First, the appellate court's extrapolation of such a broad rule from Wong Sun ignores the fact-bound nature of the holding in that case itself, as evidenced by the language quoted above. Hom Way's statements were deemed inadequate in part because Hom Way was not shown to be reliable, but also because the information he provided regarding Toy was vague and nonspecific. Here, setting aside the assertion that Meeks was not shown to be reliable, the information he provided about the offense had been corroborated by the officer's observations at the scene. Moreover, his statements implicating James were specific and unequivocal.

We do not agree with the assertion that there is "no basis" upon which to conclude that Meeks' statements were reliable. The information relied upon to establish probable cause to arrest must be supported by some indicia of reliability. The Supreme Court, in Aguilar v. Texas (1964), 378 U.S. 108, 12 L. Ed. 2d 723, 84 S. Ct. 1509, discussed a two-prong test with which the probable cause information must comply: (1) credibility or reliability and (2) basis of knowledge. In Spinelli v. United States (1969), 393 U.S. 410, 21 L. Ed. 2d 637, 89 S. Ct. 584, the Supreme Court reaffirmed the two-prong test of Aguilar and discussed methods by which these tests may be satisfied. The Court suggested that the credibility or reliability prong could be supported by detailing reasons in support of the Conclusions that the informant is reliable and by independent corroboration of the information given by the informant. In Illinois v. Gates (1983), 462 U.S. 213, 76 L. Ed. 2d 527, 103 S. Ct. 2317, the Supreme Court abandoned the rigid two-prong test that had developed under Aguilar and Spinelli and suggested instead the totality-of-the-circumstances approach in the determination of probable cause, noting that this approach permits a balanced assessment of the relative weights of all the various indicia of reliability attendant upon the giving of the probable cause information.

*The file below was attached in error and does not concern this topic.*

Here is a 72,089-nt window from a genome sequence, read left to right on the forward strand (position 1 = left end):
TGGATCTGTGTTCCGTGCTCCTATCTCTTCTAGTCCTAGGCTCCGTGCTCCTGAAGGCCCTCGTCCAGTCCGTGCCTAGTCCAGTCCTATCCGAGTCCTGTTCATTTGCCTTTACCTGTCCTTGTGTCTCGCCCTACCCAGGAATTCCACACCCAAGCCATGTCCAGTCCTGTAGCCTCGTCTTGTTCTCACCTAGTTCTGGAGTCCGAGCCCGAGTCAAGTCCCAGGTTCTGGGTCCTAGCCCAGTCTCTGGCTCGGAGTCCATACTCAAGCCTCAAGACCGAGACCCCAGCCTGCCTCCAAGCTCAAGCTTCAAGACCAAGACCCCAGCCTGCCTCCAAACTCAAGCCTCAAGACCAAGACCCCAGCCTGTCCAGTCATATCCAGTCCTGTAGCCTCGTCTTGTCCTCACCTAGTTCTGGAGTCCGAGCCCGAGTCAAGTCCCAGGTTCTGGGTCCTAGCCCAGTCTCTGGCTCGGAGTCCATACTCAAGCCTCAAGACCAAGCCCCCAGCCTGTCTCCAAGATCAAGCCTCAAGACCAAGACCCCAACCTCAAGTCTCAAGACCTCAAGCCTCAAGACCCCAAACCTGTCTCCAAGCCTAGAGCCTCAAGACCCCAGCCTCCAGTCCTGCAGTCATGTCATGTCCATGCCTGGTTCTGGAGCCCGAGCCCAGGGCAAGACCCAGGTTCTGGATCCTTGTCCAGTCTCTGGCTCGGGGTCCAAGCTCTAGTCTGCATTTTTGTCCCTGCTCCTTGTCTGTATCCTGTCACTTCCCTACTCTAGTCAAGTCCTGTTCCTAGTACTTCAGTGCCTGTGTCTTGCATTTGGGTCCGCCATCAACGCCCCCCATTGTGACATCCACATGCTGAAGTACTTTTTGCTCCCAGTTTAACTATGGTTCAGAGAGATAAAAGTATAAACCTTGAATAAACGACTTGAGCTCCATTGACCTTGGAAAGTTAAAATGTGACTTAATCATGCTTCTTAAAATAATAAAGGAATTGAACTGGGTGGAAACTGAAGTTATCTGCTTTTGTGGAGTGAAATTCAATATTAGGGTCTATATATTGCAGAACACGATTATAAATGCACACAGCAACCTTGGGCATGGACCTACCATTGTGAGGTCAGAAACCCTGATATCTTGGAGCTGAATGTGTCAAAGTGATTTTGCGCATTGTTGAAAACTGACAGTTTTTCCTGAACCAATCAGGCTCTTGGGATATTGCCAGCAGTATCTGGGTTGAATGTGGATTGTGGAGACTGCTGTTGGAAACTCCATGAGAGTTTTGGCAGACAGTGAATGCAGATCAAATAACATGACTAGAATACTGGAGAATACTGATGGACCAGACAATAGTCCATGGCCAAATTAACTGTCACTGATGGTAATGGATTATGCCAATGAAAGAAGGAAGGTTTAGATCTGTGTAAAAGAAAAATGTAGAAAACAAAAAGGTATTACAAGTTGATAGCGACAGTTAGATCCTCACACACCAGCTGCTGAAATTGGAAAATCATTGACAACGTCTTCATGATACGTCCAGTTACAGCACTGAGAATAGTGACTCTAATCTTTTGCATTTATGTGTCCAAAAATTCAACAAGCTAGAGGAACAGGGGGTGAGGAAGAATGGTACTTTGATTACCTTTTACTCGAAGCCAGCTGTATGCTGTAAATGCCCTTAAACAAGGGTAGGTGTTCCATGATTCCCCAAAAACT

One indicia of reliability of information is found is admissions against the penal interests of the party giving the information. Courts and commentators have observed that admissions against penal interest may, by their very nature, possess inherent indicia of reliability. (United States v. Harris (1971), 403 U.S. 573, 29 L. Ed. 2d 723, 91 S. Ct. 2075; 1 W. LaFave, Search & Seizure sec. 3.3(c) (2d ed. 1987).) This theory is best explained by an illustration:

In the typical "informant" scenario, an individual about whom little, if anything, is known, provides information to the police which implicates another person. In many cases, even the informant's identity is undisclosed. In such a situation an independent showing of reliability is required because of the obvious risk of misrepresentation or outright fabrication. See generally Illinois v. Gates (1983), 462 U.S. 213, 76 L. Ed. 2d 527, 103 S. Ct. 2317.

Likewise, if a criminal suspect is offered leniency or promised anonymity if he provides information against others, that information is clearly suspect because of the obvious motivation to shift blame to someone else. (1 W. LaFave, Search & Seizure sec. 3.3(c) (2d ed. 1987); see also Bruton v. United States (1968), 391 U.S. 123, 20 L. Ed. 2d 476, 88 S. Ct. 1620.) In this setting as well, some independent basis of reliability may be necessary to establish probable cause.